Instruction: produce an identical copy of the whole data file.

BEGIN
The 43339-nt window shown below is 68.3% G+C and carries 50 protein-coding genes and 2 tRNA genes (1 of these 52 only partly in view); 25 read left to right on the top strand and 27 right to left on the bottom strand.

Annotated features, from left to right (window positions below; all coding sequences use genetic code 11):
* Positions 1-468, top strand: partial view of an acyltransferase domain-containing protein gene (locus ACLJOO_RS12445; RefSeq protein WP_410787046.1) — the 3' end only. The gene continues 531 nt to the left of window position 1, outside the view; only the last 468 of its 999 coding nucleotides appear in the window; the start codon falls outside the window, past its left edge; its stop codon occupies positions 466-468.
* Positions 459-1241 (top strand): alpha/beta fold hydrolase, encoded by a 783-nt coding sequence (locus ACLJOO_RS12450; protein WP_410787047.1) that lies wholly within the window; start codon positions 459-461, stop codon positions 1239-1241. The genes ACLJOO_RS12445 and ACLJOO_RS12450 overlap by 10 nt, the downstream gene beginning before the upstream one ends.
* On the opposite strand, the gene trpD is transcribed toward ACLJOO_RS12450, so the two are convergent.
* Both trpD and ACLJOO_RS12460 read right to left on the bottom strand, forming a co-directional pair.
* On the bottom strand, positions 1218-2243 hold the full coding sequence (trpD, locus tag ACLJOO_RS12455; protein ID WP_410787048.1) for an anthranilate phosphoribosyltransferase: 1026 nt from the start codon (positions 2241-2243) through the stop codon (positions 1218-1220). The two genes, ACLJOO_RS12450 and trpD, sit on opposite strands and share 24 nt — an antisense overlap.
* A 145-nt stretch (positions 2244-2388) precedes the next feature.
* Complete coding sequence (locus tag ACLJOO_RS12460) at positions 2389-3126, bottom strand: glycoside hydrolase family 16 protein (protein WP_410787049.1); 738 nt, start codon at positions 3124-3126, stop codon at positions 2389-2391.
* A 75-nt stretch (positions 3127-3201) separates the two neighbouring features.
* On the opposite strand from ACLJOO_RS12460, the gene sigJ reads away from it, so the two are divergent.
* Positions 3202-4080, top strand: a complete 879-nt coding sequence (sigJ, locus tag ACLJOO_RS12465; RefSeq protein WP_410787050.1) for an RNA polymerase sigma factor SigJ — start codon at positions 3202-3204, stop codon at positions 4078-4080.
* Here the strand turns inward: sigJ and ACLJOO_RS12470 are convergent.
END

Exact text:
The 43339-nt window shown below is 68.3% G+C and carries 50 protein-coding genes and 2 tRNA genes (1 of these 52 only partly in view); 25 read left to right on the top strand and 27 right to left on the bottom strand.

Annotated features, from left to right (window positions below; all coding sequences use genetic code 11):
* Positions 1-468, top strand: partial view of an acyltransferase domain-containing protein gene (locus ACLJOO_RS12445; RefSeq protein WP_410787046.1) — the 3' end only. The gene continues 531 nt to the left of window position 1, outside the view; only the last 468 of its 999 coding nucleotides appear in the window; the start codon falls outside the window, past its left edge; its stop codon occupies positions 466-468.
* Positions 459-1241 (top strand): alpha/beta fold hydrolase, encoded by a 783-nt coding sequence (locus ACLJOO_RS12450; protein WP_410787047.1) that lies wholly within the window; start codon positions 459-461, stop codon positions 1239-1241. The genes ACLJOO_RS12445 and ACLJOO_RS12450 overlap by 10 nt, the downstream gene beginning before the upstream one ends.
* On the opposite strand, the gene trpD is transcribed toward ACLJOO_RS12450, so the two are convergent.
* Both trpD and ACLJOO_RS12460 read right to left on the bottom strand, forming a co-directional pair.
* On the bottom strand, positions 1218-2243 hold the full coding sequence (trpD, locus tag ACLJOO_RS12455; protein ID WP_410787048.1) for an anthranilate phosphoribosyltransferase: 1026 nt from the start codon (positions 2241-2243) through the stop codon (positions 1218-1220). The two genes, ACLJOO_RS12450 and trpD, sit on opposite strands and share 24 nt — an antisense overlap.
* A 145-nt stretch (positions 2244-2388) precedes the next feature.
* Complete coding sequence (locus tag ACLJOO_RS12460) at positions 2389-3126, bottom strand: glycoside hydrolase family 16 protein (protein WP_410787049.1); 738 nt, start codon at positions 3124-3126, stop codon at positions 2389-2391.
* A 75-nt stretch (positions 3127-3201) separates the two neighbouring features.
* On the opposite strand from ACLJOO_RS12460, the gene sigJ reads away from it, so the two are divergent.
* Positions 3202-4080, top strand: a complete 879-nt coding sequence (sigJ, locus tag ACLJOO_RS12465; RefSeq protein WP_410787050.1) for an RNA polymerase sigma factor SigJ — start codon at positions 3202-3204, stop codon at positions 4078-4080.
* Here the strand turns inward: sigJ and ACLJOO_RS12470 are convergent.